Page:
The labor spent cutting and bending bar onsite may be less than the time and labor spent sorting and moving prefabricated bar, since this is typically dumped as far from the needed location as possible. Remember, fabricated bar costs more per pound than straight bar.
Simplify and create safer work environments by casting bar straight and bending later. Instead of dealing with a rat’s nest of bent rebar protruding from the wall on pour day, angle bars can be set in the top of walls straight. After the roof deck is set, you come back and bend the bars with complete accuvracy. The beauty of a lightweight handheld bender or cutter is that it allows this to happen without the stress, strain and pain of working around rigid cast bar.
Corrections to irregular bent bars by other careless trades are completed quickly and easily. Handheld electric cutters don’t throw off sparks that can burn into ICF or cause fires.
Finally, workers are less apt to be injured if bar unexpectedly breaks while bending which is common with hickey type benders.
What to Look For
There are many tools available on the market. A few are made in the USA; many more are made overseas. When it comes to price and quality, you get what you pay for.
A trip to World of Concrete is the best way to do the research on portable cutters and benders. World of Concrete is the only venue in the U.S. with all the tool manufacturers represented in a few rooms. In order to value the cost of a tool, one must be willing to reach out, run it, try it and understand how it will work with the ICF form they are using. This is easily completed at World of Concrete in Las Vegas …as well as see everything else the concrete industry has to share.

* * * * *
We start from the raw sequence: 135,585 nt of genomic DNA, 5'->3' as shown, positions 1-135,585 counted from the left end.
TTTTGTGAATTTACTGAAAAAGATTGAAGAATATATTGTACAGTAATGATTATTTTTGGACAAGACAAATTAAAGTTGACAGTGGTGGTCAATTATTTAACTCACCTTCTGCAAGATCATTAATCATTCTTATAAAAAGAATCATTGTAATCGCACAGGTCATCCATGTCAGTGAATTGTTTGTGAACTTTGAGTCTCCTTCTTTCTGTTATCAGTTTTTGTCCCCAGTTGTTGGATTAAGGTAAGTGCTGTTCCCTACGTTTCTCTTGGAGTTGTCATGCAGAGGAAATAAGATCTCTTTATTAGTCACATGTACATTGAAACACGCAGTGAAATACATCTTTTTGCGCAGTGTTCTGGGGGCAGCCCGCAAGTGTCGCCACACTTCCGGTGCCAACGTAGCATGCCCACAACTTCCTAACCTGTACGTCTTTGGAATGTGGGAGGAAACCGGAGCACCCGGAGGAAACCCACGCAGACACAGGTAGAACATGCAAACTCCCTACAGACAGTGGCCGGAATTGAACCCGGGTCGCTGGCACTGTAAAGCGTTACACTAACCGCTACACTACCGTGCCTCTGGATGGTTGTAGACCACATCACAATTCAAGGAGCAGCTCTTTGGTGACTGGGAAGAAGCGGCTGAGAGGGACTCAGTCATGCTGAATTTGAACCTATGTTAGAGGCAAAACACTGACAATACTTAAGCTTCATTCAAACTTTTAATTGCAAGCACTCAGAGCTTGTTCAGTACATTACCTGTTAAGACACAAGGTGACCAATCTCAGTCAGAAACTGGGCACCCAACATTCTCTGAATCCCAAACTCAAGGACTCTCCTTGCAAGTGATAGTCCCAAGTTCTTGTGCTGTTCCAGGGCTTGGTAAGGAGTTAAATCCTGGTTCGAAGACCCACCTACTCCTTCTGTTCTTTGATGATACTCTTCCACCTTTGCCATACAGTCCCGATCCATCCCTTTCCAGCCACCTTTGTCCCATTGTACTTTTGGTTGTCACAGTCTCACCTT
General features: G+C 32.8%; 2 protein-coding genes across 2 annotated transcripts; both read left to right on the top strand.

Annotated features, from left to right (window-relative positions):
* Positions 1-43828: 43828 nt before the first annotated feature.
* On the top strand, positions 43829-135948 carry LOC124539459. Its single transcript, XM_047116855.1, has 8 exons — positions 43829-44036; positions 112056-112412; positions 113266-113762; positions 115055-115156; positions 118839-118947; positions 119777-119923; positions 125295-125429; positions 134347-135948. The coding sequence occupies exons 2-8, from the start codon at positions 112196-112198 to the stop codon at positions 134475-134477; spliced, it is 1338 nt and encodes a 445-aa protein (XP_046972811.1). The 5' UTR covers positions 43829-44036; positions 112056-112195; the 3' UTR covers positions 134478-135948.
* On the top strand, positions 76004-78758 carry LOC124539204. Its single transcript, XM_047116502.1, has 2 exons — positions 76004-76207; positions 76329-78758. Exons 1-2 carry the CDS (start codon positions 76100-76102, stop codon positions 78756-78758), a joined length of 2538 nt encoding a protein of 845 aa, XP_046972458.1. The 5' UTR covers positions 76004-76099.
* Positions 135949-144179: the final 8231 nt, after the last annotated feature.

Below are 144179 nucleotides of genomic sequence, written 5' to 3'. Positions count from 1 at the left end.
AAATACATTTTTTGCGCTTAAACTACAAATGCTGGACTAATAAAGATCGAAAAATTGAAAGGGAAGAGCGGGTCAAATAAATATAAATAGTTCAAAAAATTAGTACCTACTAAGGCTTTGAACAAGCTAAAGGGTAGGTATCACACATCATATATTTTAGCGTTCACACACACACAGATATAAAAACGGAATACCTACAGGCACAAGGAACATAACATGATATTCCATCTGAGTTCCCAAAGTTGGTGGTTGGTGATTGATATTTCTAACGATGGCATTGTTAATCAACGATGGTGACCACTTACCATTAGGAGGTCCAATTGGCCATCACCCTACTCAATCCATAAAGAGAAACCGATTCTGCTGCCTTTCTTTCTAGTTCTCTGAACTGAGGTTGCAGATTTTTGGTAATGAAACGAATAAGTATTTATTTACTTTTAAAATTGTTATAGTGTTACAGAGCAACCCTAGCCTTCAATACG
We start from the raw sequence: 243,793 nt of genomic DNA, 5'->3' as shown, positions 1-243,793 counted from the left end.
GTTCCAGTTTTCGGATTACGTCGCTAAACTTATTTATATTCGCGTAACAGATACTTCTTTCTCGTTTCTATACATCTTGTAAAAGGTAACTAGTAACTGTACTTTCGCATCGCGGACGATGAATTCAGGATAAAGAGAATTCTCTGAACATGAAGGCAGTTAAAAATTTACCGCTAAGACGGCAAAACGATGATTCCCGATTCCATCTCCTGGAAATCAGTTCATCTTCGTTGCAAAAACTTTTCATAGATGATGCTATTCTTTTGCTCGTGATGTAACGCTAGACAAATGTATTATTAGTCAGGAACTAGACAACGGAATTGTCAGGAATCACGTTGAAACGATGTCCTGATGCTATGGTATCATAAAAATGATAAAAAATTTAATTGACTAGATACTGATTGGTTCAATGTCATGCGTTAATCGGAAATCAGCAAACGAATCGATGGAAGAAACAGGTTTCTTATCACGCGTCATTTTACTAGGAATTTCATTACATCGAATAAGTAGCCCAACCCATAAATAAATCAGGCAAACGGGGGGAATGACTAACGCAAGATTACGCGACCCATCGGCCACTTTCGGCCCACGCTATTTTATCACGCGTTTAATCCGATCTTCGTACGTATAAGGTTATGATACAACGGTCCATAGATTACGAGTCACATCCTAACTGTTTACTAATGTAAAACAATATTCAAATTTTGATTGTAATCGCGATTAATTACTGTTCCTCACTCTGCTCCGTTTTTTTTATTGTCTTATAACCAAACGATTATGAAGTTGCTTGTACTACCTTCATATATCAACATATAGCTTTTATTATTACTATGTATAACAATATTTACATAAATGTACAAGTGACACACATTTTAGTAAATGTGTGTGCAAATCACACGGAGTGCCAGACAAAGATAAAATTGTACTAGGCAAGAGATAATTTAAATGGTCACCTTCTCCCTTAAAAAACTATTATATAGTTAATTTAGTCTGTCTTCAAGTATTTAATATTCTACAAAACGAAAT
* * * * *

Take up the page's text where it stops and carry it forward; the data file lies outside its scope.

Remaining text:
Weight—The tool must fit within the long term comfort zone for most workers. A hand-operated tool will not be utilized as a truly “portable tool” if it is too heavy and cumbersome to the worker. The concept of moving the tool around the jobsite applies only to the lightest of the tools on the market. This is why most of the cutters and benders on the market are demonstrated and advertised “sitting on the ground” rather than held in the air.
Many of the ‘hand-held” units are heavy enough to require two hands to hold it steady. This eliminates the ability to hold the bar that is being cut in place. Some have bulky trigger assemblies that, combined with the weight of the tool, make it hard to squeeze. Look for a lightweight system.
Finally, a good cutter/bender should be well-balanced. If the tool requires two hands to hold steady, then placing a bar in the tool is nearly impossible.